UPDATE: Ryu’s catalytic converter theft legislation receives final approval, headed to Gov’s desk

Olympia—The Washington House of Representatives tonight granted final legislative approval to HB 1815 to deter theft of catalytic converters, a rapidly growing problem in communities across Washington state.The final legislation was strengthened to include:

  • Additional documentation requirements of the scrap metal recyclers and vehicle wreckers
  • A Three-day cooling off period for them to make payments beyond $30 to sellers
  • Creates a Consumer Protection Act violation
  • While not creating new crimes, imposes fines of $1,000 per catalytic converter for violations of existing metal theft laws
  • Adds an emergency clause while giving several weeks for businesses to adopt these new practices
  • Washington Association of Sheriffs and Police Chiefs will establish a grant and training program to assist local law enforcement agencies targeting metal theft


“This bill became stronger because colleagues engaged with the industry, the Governor’s Office and law enforcement agencies every step of the way. With the Governor’s signature, the new law can help reverse the spike in catalytic converter thefts, and the Washington State University work group will help inform further efforts the state can take to protect people from this crime,” said Rep Cindy Ryu (D-Shoreline), the bill’s prime sponsor.


Ryu’s catalytic converter theft deterrence bill passes House

February 12, 2022

Olympia—In a rare Saturday floor session, the Washington House of Representatives passed legislation to stem the sharp rise in catalytic converter thefts across Washington state. HB 1815 requires a scrap metal business engaging in a transaction involving a catalytic converter removed from a vehicle to record documentation indicating that it came from a vehicle registered in the seller’s name.

“Stolen catalytic converters contain precious metals which can be sold for quick cash. However, the amount that thieves receive for a stolen catalytic converter is typically around 10 percent of the total costs suffered by the owners of the vehicles they are stolen from,” said Rep. Cindy Ryu (D-Shoreline), the legislation’s lead sponsor.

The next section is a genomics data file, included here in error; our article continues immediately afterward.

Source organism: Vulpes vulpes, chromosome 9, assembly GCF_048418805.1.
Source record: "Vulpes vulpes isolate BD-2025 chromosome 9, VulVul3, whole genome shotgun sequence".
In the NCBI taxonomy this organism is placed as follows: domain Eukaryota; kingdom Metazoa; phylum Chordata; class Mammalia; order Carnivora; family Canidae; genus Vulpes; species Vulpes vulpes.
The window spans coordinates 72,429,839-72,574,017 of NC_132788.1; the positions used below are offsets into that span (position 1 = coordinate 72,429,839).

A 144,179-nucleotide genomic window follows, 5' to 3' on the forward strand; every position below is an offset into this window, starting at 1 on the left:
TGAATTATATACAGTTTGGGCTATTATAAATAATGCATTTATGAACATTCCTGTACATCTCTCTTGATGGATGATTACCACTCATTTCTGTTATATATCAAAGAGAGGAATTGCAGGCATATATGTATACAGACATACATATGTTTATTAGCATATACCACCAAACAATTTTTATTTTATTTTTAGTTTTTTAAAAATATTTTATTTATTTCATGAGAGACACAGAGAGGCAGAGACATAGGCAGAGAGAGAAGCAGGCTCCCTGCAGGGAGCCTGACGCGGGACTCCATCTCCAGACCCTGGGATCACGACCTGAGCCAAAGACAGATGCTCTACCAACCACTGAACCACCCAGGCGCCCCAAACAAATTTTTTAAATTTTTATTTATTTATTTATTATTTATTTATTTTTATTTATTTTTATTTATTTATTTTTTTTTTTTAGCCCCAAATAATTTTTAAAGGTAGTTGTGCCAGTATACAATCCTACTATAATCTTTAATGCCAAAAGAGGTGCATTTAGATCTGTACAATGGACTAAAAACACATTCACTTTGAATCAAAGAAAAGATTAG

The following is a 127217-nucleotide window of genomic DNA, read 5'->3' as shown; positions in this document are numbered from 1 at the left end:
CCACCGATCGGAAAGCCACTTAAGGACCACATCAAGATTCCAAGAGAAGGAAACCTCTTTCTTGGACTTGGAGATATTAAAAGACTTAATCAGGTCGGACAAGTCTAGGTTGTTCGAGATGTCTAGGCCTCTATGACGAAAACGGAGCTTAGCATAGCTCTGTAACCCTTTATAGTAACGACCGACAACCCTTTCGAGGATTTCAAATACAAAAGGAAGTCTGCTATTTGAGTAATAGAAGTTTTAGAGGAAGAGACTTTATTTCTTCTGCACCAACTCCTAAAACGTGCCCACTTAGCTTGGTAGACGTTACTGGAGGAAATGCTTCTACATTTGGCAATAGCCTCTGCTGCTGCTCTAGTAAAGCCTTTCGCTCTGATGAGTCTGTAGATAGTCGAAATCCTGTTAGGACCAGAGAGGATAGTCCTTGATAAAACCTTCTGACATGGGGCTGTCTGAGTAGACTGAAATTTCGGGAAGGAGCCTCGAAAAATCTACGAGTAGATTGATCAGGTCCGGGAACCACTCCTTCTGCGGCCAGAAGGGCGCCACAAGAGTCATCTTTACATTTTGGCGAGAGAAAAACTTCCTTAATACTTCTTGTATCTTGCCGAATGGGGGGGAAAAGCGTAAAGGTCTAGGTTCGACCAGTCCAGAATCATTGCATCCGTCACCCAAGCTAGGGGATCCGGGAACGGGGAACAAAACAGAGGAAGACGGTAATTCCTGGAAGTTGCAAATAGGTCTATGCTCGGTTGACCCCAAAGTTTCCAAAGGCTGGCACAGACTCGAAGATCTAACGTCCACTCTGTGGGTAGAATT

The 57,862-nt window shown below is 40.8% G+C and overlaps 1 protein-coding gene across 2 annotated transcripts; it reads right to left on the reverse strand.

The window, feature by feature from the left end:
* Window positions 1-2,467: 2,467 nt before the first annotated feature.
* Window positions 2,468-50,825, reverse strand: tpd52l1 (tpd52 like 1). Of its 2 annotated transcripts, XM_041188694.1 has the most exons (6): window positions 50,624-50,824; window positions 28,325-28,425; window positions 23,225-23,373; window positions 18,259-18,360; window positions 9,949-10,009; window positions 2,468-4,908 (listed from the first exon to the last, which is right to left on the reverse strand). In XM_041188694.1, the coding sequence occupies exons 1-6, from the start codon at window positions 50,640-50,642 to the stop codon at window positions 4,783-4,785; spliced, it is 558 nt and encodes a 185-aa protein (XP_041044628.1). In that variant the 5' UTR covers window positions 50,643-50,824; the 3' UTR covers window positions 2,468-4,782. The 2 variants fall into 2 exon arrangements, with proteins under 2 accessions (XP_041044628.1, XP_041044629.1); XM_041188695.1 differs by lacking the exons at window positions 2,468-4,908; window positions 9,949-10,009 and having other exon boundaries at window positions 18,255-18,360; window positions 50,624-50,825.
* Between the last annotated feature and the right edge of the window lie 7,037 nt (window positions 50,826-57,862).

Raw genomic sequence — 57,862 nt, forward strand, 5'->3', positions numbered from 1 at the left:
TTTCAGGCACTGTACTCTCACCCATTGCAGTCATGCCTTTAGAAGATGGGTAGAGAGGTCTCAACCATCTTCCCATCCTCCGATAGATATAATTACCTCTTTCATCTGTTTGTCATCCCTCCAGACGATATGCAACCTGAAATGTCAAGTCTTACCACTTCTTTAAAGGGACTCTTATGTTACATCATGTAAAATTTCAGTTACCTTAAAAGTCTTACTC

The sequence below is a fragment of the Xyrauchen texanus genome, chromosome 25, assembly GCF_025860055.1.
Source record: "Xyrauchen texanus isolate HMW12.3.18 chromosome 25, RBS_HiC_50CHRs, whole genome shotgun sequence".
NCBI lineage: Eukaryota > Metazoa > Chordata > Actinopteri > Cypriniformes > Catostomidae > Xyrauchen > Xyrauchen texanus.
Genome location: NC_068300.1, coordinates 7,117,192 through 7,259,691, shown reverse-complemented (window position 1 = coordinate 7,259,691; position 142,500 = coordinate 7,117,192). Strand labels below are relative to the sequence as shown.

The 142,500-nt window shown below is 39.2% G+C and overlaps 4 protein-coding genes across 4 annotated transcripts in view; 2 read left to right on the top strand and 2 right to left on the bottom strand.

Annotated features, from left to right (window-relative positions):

“Older vehicles are effectively totaled by catalytic converter theft, compounding the harm for people who depend on their vehicle to get to work, or to drive their kids to school.

“All of our constituents are finding higher prices at the grocery store, and policymakers have a responsibility to do all we can to keep supply chains moving. The trucking industry is begging us to help prevent catalytic converter thefts from further breaking down the delivery of goods and food. That’s why I am pleased by the bipartisan vote, but surprised it wasn’t unanimous,” Ryu continued.

The bill also requires the Washington Association of Sheriffs and Police Chiefs to establish a program to assist local law enforcement agencies for special enforcement of metal theft, an important measure to crack down on catalytic converter theft and illegal sales. “We need to make sure law enforcement has the resources and training to deter catalytic converter theft and respond adequately when it happens. This legislation lays the groundwork to reverse the massive spike in theft that communities around our state are experiencing,” said Rep. Jesse Johnson (D-Federal Way), a cosponsor of the bill.

“I will make sure the Transportation Budget includes funding for a grant program to assist local agencies crack down on catalytic converter theft and catch the people responsible for this cruel crime which hurts our seniors and lowest income families the most. I was proud to vote for this bill which I hope will provide some peace of mind to families,” said Rep. Jake Fey (D-Tacoma), Chair of the House Transportation Committee.